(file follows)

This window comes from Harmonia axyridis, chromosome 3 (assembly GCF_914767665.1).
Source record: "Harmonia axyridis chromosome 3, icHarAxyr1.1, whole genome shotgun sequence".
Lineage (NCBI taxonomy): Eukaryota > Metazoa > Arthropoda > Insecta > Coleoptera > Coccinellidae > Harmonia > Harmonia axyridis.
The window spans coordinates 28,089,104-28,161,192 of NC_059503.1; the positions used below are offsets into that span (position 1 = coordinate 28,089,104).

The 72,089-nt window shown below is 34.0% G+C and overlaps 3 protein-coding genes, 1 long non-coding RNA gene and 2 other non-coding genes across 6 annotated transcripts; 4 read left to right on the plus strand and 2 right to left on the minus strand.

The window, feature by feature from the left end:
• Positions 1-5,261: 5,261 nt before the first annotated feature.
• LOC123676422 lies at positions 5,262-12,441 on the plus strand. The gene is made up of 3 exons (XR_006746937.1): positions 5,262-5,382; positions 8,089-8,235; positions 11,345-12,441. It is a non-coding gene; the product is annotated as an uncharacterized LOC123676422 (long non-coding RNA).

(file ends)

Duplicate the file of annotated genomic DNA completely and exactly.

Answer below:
This window comes from Harmonia axyridis, chromosome 3 (assembly GCF_914767665.1).
Source record: "Harmonia axyridis chromosome 3, icHarAxyr1.1, whole genome shotgun sequence".
Lineage (NCBI taxonomy): Eukaryota > Metazoa > Arthropoda > Insecta > Coleoptera > Coccinellidae > Harmonia > Harmonia axyridis.
The window spans coordinates 28,089,104-28,161,192 of NC_059503.1; the positions used below are offsets into that span (position 1 = coordinate 28,089,104).

The 72,089-nt window shown below is 34.0% G+C and overlaps 3 protein-coding genes, 1 long non-coding RNA gene and 2 other non-coding genes across 6 annotated transcripts; 4 read left to right on the plus strand and 2 right to left on the minus strand.

The window, feature by feature from the left end:
• Positions 1-5,261: 5,261 nt before the first annotated feature.
• LOC123676422 lies at positions 5,262-12,441 on the plus strand. The gene is made up of 3 exons (XR_006746937.1): positions 5,262-5,382; positions 8,089-8,235; positions 11,345-12,441. It is a non-coding gene; the product is annotated as an uncharacterized LOC123676422 (long non-coding RNA).